This e-Discussion is a forum to promote a dialogue on the role of women in public administration and decision-making and exchange knowledge and good practices on ways to increase and strengthen women’s participation in public administration and decision-making and ensure public institutions are safe and free of sexual harassment and gender-based violence. Please join the e-Discussion from 28 March to 19 April 2019. Women and men in politics and in public administration, national and local government representatives, civil society activists, experts, practitioners, and academia are invited to contribute with their experiences by answering to one or more of the below questions. The submissions will contribute to the elaboration of a Consolidated Reply that will augment the knowledge base available on the topic.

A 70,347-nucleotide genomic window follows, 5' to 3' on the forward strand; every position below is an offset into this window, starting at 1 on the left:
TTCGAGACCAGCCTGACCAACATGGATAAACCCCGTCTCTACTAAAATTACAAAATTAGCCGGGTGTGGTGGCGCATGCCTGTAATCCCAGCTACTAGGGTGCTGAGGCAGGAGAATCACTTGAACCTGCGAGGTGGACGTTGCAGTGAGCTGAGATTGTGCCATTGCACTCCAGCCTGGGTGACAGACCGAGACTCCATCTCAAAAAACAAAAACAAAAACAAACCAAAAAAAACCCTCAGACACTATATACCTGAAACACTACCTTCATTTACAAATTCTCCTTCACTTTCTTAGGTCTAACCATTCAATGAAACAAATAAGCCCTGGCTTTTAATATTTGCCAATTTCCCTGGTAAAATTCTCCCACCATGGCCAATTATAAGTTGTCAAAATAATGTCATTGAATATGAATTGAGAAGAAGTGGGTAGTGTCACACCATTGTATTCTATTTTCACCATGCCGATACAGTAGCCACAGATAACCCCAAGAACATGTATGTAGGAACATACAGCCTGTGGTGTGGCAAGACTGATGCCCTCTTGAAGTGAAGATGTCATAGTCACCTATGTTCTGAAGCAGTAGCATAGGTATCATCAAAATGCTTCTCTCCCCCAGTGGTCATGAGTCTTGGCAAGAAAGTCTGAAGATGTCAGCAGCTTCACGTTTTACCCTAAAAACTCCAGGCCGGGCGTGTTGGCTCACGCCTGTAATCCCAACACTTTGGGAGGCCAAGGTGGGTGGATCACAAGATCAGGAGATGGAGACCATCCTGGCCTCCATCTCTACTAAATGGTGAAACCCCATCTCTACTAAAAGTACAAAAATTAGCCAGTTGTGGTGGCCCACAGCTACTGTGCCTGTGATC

1. Data is essential in identifying trends and shape targeted and effective policy responses. What is the level of women’s participation in public administration in your country? What about women in senior management positions in public institutions?  
  2. There are many barriers to women’s full and equal participation in public administration and leadership. For example, women in public administration often face sexual harassment and gender-based violence[3]. Do women in public administration in your country face sexual harassment and/or gender-based violence? What are other barriers hindering women’s equal participation in leadership and decision-making roles in your country?